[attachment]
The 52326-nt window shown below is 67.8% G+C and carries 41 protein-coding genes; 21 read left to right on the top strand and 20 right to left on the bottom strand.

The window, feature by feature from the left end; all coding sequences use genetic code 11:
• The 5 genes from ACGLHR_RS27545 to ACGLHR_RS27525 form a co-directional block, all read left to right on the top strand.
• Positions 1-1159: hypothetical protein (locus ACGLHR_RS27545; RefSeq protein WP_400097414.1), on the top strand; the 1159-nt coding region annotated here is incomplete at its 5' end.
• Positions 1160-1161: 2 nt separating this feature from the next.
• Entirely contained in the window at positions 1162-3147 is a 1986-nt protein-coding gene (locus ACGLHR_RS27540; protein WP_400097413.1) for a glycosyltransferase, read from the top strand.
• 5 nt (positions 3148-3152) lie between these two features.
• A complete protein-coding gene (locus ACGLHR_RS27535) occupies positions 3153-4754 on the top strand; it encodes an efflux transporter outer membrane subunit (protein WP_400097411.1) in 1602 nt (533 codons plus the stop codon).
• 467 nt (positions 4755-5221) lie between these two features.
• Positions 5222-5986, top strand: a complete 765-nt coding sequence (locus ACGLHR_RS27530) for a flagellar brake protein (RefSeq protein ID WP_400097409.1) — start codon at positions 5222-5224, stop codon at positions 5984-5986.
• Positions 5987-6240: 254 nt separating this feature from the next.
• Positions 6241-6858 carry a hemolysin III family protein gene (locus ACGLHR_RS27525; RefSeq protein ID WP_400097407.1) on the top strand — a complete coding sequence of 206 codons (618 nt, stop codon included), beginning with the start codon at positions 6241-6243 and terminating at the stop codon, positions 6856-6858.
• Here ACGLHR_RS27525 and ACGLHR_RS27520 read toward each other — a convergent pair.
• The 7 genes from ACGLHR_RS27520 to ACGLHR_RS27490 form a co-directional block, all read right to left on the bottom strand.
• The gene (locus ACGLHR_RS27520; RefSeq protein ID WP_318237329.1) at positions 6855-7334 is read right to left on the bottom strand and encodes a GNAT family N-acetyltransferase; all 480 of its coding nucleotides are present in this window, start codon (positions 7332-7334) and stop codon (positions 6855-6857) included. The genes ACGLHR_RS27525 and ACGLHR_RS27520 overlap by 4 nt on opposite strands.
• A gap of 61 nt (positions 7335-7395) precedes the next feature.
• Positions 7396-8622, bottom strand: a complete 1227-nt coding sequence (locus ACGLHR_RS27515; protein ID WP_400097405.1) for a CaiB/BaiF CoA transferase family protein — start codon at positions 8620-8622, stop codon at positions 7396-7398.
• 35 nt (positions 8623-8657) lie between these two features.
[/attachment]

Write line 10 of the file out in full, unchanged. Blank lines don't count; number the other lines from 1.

• Positions 5222-5986, top strand: a complete 765-nt coding sequence (locus ACGLHR_RS27530) for a flagellar brake protein (RefSeq protein ID WP_400097409.1) — start codon at positions 5222-5224, stop codon at positions 5984-5986.